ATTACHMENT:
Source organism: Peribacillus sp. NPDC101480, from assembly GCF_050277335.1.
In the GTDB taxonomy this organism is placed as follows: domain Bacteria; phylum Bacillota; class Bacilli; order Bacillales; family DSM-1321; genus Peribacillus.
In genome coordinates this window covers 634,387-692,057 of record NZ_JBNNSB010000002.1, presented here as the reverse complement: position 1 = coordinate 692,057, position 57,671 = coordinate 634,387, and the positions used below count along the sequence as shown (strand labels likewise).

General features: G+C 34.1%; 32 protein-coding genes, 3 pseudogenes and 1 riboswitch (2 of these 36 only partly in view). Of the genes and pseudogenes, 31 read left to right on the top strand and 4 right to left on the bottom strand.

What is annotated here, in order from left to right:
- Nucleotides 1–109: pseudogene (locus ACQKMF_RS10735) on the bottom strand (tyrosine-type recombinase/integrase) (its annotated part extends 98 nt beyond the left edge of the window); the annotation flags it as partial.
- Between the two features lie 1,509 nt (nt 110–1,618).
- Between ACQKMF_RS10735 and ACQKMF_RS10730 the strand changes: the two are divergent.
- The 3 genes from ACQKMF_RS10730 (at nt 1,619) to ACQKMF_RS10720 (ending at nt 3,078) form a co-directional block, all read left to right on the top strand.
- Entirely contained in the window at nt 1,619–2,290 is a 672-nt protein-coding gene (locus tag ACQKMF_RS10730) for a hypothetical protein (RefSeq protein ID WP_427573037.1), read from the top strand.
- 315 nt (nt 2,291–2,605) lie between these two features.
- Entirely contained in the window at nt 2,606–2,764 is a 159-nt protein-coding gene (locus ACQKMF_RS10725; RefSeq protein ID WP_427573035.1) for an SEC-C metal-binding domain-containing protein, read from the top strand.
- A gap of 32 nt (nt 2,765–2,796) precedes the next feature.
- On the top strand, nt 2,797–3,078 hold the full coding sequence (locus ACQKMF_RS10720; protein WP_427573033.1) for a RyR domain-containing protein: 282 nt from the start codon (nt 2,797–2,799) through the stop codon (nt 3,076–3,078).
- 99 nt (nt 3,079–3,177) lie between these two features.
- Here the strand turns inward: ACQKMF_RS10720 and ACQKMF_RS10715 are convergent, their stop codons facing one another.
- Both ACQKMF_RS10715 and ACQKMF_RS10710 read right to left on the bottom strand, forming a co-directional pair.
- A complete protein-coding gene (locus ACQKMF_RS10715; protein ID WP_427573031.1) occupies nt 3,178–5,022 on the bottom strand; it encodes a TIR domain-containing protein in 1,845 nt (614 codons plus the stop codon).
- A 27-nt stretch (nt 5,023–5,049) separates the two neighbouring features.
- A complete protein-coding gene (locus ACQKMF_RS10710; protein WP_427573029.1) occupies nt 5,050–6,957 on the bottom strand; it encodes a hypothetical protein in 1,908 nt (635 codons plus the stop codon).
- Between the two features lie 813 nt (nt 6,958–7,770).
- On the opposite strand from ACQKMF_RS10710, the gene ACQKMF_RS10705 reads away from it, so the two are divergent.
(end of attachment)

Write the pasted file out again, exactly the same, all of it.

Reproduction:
Source organism: Peribacillus sp. NPDC101480, from assembly GCF_050277335.1.
In the GTDB taxonomy this organism is placed as follows: domain Bacteria; phylum Bacillota; class Bacilli; order Bacillales; family DSM-1321; genus Peribacillus.
In genome coordinates this window covers 634,387-692,057 of record NZ_JBNNSB010000002.1, presented here as the reverse complement: position 1 = coordinate 692,057, position 57,671 = coordinate 634,387, and the positions used below count along the sequence as shown (strand labels likewise).

General features: G+C 34.1%; 32 protein-coding genes, 3 pseudogenes and 1 riboswitch (2 of these 36 only partly in view). Of the genes and pseudogenes, 31 read left to right on the top strand and 4 right to left on the bottom strand.

What is annotated here, in order from left to right:
- Nucleotides 1–109: pseudogene (locus ACQKMF_RS10735) on the bottom strand (tyrosine-type recombinase/integrase) (its annotated part extends 98 nt beyond the left edge of the window); the annotation flags it as partial.
- Between the two features lie 1,509 nt (nt 110–1,618).
- Between ACQKMF_RS10735 and ACQKMF_RS10730 the strand changes: the two are divergent.
- The 3 genes from ACQKMF_RS10730 (at nt 1,619) to ACQKMF_RS10720 (ending at nt 3,078) form a co-directional block, all read left to right on the top strand.
- Entirely contained in the window at nt 1,619–2,290 is a 672-nt protein-coding gene (locus tag ACQKMF_RS10730) for a hypothetical protein (RefSeq protein ID WP_427573037.1), read from the top strand.
- 315 nt (nt 2,291–2,605) lie between these two features.
- Entirely contained in the window at nt 2,606–2,764 is a 159-nt protein-coding gene (locus ACQKMF_RS10725; RefSeq protein ID WP_427573035.1) for an SEC-C metal-binding domain-containing protein, read from the top strand.
- A gap of 32 nt (nt 2,765–2,796) precedes the next feature.
- On the top strand, nt 2,797–3,078 hold the full coding sequence (locus ACQKMF_RS10720; protein WP_427573033.1) for a RyR domain-containing protein: 282 nt from the start codon (nt 2,797–2,799) through the stop codon (nt 3,076–3,078).
- 99 nt (nt 3,079–3,177) lie between these two features.
- Here the strand turns inward: ACQKMF_RS10720 and ACQKMF_RS10715 are convergent, their stop codons facing one another.
- Both ACQKMF_RS10715 and ACQKMF_RS10710 read right to left on the bottom strand, forming a co-directional pair.
- A complete protein-coding gene (locus ACQKMF_RS10715; protein ID WP_427573031.1) occupies nt 3,178–5,022 on the bottom strand; it encodes a TIR domain-containing protein in 1,845 nt (614 codons plus the stop codon).
- A 27-nt stretch (nt 5,023–5,049) separates the two neighbouring features.
- A complete protein-coding gene (locus ACQKMF_RS10710; protein WP_427573029.1) occupies nt 5,050–6,957 on the bottom strand; it encodes a hypothetical protein in 1,908 nt (635 codons plus the stop codon).
- Between the two features lie 813 nt (nt 6,958–7,770).
- On the opposite strand from ACQKMF_RS10710, the gene ACQKMF_RS10705 reads away from it, so the two are divergent.